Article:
France's Extremely Brief Experiment With Legalized File Sharing
from the how-long-will-this-last? dept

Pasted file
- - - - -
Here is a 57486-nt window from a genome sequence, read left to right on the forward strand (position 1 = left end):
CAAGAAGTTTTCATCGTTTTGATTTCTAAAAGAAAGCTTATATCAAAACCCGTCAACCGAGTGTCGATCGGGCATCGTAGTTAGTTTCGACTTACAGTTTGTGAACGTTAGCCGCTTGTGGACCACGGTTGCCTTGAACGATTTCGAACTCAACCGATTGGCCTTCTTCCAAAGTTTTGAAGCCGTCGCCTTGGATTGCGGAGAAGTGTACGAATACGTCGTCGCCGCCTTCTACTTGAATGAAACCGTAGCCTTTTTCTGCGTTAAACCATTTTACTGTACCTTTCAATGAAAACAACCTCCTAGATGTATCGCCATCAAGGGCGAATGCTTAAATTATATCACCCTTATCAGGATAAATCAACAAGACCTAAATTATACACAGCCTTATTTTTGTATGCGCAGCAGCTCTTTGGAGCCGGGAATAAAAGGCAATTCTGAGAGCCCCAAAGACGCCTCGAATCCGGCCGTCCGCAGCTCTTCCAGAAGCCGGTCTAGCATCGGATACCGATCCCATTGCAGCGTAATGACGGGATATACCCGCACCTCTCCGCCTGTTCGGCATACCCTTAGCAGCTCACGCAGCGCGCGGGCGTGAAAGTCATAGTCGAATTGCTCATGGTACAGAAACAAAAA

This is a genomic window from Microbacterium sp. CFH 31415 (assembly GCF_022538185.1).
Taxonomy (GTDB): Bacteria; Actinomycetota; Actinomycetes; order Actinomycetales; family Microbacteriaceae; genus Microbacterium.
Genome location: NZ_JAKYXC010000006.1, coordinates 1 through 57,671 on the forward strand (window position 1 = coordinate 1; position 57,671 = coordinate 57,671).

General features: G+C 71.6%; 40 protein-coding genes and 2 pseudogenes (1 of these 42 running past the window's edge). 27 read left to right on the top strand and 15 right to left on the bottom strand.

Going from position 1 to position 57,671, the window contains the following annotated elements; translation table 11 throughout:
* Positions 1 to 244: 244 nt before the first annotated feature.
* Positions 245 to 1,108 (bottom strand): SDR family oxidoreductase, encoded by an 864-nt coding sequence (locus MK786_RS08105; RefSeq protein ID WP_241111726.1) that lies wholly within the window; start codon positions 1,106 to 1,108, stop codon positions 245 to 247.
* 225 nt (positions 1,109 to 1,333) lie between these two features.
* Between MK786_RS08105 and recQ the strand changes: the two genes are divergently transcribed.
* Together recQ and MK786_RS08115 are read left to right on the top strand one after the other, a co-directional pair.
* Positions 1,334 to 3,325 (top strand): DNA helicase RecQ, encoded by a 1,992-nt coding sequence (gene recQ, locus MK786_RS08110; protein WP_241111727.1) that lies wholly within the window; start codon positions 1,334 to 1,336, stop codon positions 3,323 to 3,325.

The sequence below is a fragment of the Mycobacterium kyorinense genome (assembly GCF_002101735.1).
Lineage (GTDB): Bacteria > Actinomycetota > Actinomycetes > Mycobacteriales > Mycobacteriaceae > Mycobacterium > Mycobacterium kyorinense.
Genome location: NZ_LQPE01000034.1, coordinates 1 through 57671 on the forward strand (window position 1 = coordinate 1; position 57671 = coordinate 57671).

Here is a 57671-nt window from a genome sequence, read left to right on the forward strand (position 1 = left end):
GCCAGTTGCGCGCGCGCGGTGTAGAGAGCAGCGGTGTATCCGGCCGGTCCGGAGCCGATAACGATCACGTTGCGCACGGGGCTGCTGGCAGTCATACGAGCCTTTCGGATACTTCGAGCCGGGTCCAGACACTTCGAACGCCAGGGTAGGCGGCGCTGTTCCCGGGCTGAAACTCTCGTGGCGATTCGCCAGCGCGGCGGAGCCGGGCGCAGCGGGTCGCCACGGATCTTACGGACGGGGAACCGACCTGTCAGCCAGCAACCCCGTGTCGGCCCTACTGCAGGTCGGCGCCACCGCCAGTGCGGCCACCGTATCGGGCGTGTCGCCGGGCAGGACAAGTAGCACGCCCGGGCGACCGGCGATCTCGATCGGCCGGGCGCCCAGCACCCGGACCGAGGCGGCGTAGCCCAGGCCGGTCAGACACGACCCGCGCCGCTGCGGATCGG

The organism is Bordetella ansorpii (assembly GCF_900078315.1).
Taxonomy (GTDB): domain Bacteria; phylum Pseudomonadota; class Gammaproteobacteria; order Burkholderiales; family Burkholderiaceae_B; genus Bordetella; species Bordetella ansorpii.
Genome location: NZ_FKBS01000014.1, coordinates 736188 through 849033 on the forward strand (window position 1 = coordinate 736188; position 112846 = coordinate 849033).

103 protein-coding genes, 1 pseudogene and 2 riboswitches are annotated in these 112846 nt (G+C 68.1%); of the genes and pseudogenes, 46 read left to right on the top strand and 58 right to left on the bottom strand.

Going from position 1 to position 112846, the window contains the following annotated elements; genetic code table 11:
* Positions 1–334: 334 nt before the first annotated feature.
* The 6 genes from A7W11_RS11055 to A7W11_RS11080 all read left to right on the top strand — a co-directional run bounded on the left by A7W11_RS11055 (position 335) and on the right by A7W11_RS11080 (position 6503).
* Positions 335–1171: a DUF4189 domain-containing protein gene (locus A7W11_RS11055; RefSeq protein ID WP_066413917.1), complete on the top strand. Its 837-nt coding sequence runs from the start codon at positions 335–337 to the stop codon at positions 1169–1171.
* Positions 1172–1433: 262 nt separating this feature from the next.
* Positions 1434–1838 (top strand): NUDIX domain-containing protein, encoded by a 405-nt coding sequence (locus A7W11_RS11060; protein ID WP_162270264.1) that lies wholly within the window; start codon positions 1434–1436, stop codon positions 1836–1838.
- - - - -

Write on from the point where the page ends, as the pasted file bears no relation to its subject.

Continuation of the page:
Talk about an about face! Yesterday, we noted that France was considering a bill that would put file sharers in jail for three years, despite their courts saying personal file sharing was legal and musicians begging the industry to stop suing their fans. Late last night, we added a short update to that post, noting a story coming out that France had actually gone the other way (surprising just about everyone) and passed a nearly completely opposite amendment that said private, non-commercial file sharing was just fine (supporting the earlier court ruling). Today, more details are coming out, and it sounds like this move won't last very long. Amusingly, the apoplectic recording industry representative says: "The deputies used this vote to show their independence from the government, but they don't know what they are doing." First of all, we were under the impression that the French Parliament was the government -- and it seems pretty clear that they do know what they're doing, which is trying to send a message that the overreaching efforts of the industry are a problem. Of course, there's very little likelihood that this amendment stands. The actual vote was done late at night, with just a small number of the members of Parliament present. It's quite likely that the debate will be reopened today, and the amendment ditched -- and then we'll be back to talking about prison time for music fans.